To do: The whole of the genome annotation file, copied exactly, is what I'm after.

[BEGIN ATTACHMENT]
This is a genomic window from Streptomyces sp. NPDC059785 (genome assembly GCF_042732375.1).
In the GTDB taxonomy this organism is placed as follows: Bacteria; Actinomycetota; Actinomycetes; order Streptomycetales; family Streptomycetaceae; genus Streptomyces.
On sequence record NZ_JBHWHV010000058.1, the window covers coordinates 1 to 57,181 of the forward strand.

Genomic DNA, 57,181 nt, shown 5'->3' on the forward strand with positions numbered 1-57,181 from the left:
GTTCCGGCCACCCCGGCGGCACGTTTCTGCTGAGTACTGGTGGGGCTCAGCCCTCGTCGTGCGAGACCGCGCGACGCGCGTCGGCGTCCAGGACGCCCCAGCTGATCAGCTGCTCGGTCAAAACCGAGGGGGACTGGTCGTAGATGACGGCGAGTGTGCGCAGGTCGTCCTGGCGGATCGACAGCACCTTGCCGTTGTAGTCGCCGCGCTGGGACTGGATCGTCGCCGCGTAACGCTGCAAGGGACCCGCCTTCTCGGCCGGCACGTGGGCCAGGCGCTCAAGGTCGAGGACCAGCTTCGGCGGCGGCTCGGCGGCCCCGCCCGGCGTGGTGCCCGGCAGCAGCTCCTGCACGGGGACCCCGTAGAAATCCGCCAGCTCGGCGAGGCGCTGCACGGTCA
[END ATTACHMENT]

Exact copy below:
This is a genomic window from Streptomyces sp. NPDC059785 (genome assembly GCF_042732375.1).
In the GTDB taxonomy this organism is placed as follows: Bacteria; Actinomycetota; Actinomycetes; order Streptomycetales; family Streptomycetaceae; genus Streptomyces.
On sequence record NZ_JBHWHV010000058.1, the window covers coordinates 1 to 57,181 of the forward strand.

Genomic DNA, 57,181 nt, shown 5'->3' on the forward strand with positions numbered 1-57,181 from the left:
GTTCCGGCCACCCCGGCGGCACGTTTCTGCTGAGTACTGGTGGGGCTCAGCCCTCGTCGTGCGAGACCGCGCGACGCGCGTCGGCGTCCAGGACGCCCCAGCTGATCAGCTGCTCGGTCAAAACCGAGGGGGACTGGTCGTAGATGACGGCGAGTGTGCGCAGGTCGTCCTGGCGGATCGACAGCACCTTGCCGTTGTAGTCGCCGCGCTGGGACTGGATCGTCGCCGCGTAACGCTGCAAGGGACCCGCCTTCTCGGCCGGCACGTGGGCCAGGCGCTCAAGGTCGAGGACCAGCTTCGGCGGCGGCTCGGCGGCCCCGCCCGGCGTGGTGCCCGGCAGCAGCTCCTGCACGGGGACCCCGTAGAAATCCGCCAGCTCGGCGAGGCGCTGCACGGTCA